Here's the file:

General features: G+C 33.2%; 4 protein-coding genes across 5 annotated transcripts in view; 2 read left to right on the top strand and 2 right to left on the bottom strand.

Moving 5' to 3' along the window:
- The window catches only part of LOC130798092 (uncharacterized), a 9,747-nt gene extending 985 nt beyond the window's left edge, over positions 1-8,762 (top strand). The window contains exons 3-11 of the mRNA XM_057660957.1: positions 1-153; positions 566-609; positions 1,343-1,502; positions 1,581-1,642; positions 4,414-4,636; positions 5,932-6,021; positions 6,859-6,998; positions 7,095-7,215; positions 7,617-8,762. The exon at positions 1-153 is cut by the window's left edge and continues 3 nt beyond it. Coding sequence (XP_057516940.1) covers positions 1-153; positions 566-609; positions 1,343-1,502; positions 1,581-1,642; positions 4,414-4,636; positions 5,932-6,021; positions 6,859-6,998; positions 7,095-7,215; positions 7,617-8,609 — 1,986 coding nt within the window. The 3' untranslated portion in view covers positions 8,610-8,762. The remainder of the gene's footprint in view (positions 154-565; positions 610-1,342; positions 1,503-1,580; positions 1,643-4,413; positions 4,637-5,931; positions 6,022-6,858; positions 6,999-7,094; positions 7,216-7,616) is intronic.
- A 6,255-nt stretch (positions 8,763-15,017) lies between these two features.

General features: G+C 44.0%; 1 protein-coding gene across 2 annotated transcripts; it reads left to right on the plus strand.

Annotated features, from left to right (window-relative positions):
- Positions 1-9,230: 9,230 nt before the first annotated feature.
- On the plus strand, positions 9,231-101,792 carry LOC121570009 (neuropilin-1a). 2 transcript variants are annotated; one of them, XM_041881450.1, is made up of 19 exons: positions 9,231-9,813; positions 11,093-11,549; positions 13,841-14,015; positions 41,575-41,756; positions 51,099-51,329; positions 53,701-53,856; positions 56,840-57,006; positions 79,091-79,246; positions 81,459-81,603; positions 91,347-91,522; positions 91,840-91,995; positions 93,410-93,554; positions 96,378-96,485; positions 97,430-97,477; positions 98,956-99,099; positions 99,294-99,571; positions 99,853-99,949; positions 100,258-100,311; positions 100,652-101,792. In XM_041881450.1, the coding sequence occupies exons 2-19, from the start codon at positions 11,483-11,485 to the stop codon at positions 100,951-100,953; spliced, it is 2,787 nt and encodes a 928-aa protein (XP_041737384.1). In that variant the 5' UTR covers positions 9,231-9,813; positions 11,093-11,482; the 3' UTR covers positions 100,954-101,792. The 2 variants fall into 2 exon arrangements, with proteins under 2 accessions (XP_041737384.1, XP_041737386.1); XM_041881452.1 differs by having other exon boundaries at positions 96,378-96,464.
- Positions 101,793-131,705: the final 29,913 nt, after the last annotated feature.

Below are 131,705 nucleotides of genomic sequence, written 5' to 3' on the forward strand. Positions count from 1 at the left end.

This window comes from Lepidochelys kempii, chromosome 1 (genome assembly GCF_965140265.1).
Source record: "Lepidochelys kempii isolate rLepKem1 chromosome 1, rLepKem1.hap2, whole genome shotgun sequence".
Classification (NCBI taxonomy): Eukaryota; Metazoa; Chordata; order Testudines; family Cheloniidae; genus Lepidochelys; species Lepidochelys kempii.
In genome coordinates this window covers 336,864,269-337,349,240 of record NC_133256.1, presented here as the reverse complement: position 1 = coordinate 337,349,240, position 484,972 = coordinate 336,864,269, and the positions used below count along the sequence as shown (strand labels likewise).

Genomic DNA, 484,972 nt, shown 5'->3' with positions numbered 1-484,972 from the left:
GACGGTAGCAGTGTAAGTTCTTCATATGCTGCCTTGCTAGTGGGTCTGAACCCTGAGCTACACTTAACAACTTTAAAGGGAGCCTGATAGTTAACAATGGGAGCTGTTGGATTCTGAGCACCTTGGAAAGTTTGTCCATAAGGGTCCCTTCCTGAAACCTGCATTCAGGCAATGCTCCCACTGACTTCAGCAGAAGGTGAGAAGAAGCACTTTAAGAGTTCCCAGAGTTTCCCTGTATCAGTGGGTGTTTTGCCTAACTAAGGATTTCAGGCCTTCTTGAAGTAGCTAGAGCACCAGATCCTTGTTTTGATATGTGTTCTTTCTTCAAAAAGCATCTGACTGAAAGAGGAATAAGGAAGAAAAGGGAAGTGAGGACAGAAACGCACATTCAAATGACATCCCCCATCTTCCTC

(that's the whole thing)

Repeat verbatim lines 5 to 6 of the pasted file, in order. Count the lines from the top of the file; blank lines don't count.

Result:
General features: G+C 44.0%; 1 protein-coding gene across 2 annotated transcripts; it reads left to right on the plus strand.

Annotated features, from left to right (window-relative positions):